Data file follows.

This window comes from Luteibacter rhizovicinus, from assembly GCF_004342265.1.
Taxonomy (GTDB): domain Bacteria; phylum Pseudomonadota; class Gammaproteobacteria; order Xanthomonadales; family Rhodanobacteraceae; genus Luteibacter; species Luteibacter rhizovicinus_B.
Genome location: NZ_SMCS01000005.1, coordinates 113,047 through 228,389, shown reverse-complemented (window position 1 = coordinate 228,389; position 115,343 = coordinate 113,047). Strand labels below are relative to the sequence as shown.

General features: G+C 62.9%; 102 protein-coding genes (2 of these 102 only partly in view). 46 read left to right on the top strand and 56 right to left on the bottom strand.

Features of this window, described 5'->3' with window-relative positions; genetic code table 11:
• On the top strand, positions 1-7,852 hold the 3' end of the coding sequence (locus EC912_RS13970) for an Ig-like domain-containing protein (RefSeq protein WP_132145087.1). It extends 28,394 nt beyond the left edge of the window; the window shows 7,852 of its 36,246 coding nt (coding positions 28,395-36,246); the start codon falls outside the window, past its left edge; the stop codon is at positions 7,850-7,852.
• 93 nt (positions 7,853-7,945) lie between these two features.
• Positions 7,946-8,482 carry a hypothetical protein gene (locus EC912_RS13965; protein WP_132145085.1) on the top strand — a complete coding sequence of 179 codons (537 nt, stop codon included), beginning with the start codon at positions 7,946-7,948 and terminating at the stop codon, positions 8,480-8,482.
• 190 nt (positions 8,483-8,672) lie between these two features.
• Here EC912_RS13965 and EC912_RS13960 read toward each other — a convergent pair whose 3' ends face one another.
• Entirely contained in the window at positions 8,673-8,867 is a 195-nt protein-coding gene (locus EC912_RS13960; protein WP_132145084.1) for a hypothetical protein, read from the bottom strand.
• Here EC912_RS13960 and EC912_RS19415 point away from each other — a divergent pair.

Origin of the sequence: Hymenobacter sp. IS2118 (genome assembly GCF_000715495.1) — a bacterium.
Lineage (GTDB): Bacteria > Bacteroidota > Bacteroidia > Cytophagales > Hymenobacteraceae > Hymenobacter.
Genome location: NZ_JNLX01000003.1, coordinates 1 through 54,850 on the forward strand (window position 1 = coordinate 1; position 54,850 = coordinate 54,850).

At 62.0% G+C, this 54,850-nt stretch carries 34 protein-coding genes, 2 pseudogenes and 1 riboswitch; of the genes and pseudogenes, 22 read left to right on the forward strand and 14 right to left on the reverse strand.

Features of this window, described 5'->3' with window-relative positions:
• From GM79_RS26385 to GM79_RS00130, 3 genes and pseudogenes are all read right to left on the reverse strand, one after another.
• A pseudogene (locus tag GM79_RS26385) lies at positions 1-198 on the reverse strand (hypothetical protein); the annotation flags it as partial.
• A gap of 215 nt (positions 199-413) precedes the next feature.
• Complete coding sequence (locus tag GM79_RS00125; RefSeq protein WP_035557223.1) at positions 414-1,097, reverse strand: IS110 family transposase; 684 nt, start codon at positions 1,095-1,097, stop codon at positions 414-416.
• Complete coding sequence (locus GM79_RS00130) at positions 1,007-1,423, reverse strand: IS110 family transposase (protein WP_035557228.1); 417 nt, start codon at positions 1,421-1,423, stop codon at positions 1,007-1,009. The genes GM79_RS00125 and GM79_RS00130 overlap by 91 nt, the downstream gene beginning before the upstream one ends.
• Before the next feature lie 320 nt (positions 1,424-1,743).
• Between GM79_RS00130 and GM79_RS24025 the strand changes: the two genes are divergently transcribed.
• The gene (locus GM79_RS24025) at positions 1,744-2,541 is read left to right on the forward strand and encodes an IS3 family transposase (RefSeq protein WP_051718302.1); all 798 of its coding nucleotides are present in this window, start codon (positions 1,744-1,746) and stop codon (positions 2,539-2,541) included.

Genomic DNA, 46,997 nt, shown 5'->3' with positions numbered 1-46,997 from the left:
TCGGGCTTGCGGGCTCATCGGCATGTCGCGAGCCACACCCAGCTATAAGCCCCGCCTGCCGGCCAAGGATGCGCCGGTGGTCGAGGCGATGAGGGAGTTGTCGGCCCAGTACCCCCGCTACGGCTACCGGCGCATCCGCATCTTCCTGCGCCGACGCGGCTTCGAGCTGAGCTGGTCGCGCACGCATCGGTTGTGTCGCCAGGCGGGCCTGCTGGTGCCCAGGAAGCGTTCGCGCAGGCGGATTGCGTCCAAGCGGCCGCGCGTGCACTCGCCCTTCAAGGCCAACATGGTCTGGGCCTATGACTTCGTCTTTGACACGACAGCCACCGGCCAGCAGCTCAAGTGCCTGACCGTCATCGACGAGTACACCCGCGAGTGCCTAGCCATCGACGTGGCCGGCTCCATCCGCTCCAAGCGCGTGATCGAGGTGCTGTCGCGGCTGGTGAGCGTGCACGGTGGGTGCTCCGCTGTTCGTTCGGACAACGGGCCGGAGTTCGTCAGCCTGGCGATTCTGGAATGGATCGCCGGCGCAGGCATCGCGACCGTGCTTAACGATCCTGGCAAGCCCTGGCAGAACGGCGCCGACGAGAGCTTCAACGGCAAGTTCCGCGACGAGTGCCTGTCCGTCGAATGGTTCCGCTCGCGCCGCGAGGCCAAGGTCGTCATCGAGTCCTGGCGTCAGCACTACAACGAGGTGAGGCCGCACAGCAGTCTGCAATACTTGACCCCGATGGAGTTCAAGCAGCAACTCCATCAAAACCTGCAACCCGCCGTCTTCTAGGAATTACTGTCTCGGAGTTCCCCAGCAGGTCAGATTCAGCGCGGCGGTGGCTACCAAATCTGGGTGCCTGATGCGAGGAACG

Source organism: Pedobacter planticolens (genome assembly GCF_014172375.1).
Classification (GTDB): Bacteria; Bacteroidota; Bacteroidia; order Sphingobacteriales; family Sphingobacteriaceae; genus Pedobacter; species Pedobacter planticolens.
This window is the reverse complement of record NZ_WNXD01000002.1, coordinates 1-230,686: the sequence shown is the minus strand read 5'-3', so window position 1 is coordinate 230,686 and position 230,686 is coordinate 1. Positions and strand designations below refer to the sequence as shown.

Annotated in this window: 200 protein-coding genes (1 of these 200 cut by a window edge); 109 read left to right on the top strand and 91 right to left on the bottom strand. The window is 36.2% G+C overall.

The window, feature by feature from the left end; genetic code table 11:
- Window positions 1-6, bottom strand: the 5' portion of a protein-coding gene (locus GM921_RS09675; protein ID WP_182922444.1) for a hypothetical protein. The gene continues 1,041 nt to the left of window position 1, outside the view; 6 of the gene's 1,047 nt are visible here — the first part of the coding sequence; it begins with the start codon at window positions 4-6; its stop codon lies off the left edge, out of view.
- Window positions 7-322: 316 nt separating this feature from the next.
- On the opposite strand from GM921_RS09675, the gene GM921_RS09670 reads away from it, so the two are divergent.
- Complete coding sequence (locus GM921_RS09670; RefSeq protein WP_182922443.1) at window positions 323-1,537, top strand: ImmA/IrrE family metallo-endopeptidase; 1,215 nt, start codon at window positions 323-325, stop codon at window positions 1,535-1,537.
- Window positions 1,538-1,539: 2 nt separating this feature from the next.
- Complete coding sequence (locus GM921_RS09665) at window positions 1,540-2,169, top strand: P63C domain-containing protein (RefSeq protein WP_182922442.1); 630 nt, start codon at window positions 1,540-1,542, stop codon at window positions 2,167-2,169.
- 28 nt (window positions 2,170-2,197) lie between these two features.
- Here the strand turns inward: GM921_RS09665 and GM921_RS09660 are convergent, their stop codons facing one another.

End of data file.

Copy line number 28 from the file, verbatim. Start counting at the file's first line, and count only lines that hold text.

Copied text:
Source organism: Pedobacter planticolens (genome assembly GCF_014172375.1).